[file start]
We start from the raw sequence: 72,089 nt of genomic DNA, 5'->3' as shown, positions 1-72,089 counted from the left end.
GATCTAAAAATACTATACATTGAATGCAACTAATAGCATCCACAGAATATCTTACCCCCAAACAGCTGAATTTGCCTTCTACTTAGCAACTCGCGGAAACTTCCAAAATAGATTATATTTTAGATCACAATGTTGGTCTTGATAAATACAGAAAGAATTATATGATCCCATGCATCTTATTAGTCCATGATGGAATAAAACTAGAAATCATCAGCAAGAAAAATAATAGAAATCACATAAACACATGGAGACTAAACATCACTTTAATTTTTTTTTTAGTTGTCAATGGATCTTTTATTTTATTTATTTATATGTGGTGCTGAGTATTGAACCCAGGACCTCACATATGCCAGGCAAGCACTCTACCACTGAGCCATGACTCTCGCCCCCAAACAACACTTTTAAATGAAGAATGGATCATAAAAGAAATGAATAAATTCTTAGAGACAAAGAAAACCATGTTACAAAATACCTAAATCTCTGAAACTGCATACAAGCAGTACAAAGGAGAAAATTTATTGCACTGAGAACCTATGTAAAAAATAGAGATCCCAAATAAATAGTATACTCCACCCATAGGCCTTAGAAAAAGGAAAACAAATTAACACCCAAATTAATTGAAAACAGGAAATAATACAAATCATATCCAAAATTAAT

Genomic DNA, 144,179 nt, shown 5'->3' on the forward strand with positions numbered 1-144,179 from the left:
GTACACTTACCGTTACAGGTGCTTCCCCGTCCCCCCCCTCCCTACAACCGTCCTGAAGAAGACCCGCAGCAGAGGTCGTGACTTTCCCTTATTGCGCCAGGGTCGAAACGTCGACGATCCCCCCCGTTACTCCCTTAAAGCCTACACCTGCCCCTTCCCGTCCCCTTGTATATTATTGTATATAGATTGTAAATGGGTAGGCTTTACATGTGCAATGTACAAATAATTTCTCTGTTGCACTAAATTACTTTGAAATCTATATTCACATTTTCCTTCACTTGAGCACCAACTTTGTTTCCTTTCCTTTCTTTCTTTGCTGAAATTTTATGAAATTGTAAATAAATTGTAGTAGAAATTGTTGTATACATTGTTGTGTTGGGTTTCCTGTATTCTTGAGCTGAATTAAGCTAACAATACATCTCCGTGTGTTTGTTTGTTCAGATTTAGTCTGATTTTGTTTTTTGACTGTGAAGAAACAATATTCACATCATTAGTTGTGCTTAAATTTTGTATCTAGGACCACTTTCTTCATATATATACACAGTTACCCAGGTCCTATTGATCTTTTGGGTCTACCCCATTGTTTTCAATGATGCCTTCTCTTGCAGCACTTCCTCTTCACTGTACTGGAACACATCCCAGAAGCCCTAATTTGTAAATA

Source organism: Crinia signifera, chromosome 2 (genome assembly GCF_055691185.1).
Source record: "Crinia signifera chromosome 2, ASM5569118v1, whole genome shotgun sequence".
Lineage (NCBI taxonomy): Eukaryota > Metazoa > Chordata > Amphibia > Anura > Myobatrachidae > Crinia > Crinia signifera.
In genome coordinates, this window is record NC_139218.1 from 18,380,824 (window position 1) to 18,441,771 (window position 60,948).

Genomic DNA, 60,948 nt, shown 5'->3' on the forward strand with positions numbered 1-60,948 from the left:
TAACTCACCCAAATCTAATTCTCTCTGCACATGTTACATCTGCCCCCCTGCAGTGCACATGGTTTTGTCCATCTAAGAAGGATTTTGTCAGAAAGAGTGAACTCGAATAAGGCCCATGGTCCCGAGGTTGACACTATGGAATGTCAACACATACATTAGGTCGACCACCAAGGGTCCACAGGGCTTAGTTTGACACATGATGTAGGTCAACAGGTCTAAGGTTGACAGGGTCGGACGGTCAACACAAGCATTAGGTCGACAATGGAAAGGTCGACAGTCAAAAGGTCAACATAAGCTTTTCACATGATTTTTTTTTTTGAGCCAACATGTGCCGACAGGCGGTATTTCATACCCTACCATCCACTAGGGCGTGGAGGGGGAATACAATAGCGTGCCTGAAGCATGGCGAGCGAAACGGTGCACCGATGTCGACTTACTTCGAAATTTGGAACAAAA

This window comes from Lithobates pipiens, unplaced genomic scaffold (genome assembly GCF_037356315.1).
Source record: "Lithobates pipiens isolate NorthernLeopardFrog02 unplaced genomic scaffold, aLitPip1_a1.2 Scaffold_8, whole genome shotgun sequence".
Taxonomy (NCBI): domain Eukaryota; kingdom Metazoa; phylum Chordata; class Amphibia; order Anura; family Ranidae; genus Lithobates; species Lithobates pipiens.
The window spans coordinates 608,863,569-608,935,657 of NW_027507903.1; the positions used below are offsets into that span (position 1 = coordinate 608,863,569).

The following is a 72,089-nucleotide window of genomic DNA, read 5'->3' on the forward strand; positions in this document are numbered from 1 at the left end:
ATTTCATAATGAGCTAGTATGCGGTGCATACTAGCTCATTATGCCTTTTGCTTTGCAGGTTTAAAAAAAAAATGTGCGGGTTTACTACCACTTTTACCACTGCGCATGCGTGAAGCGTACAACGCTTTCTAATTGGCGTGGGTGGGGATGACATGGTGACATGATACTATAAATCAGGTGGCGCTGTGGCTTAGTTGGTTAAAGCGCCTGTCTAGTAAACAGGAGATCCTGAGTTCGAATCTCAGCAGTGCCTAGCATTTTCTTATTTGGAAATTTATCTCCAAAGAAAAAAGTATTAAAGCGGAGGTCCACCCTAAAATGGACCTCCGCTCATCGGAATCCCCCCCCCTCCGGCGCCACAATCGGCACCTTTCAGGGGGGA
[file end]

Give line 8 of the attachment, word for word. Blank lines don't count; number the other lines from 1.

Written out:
In genome coordinates, this window is record NC_139218.1 from 18,380,824 (window position 1) to 18,441,771 (window position 60,948).